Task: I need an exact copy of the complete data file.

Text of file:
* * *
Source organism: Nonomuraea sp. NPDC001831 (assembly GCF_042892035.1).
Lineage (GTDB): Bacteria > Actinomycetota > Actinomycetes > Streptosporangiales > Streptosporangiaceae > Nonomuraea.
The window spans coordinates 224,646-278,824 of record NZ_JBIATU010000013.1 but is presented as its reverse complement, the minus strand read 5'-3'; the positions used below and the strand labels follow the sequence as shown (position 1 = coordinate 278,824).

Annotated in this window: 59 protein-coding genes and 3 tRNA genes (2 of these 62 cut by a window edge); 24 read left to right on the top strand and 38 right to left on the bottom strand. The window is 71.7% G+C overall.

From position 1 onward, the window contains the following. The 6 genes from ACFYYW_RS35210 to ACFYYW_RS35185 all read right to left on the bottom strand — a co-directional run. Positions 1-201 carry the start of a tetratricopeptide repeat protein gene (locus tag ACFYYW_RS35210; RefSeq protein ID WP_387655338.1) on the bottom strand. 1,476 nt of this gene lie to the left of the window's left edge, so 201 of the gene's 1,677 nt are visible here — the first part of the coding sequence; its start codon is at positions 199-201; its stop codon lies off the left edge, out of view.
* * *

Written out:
Source organism: Nonomuraea sp. NPDC001831 (assembly GCF_042892035.1).
Lineage (GTDB): Bacteria > Actinomycetota > Actinomycetes > Streptosporangiales > Streptosporangiaceae > Nonomuraea.
The window spans coordinates 224,646-278,824 of record NZ_JBIATU010000013.1 but is presented as its reverse complement, the minus strand read 5'-3'; the positions used below and the strand labels follow the sequence as shown (position 1 = coordinate 278,824).

Annotated in this window: 59 protein-coding genes and 3 tRNA genes (2 of these 62 cut by a window edge); 24 read left to right on the top strand and 38 right to left on the bottom strand. The window is 71.7% G+C overall.

From position 1 onward, the window contains the following. The 6 genes from ACFYYW_RS35210 to ACFYYW_RS35185 all read right to left on the bottom strand — a co-directional run. Positions 1-201 carry the start of a tetratricopeptide repeat protein gene (locus tag ACFYYW_RS35210; RefSeq protein ID WP_387655338.1) on the bottom strand. 1,476 nt of this gene lie to the left of the window's left edge, so 201 of the gene's 1,677 nt are visible here — the first part of the coding sequence; its start codon is at positions 199-201; its stop codon lies off the left edge, out of view.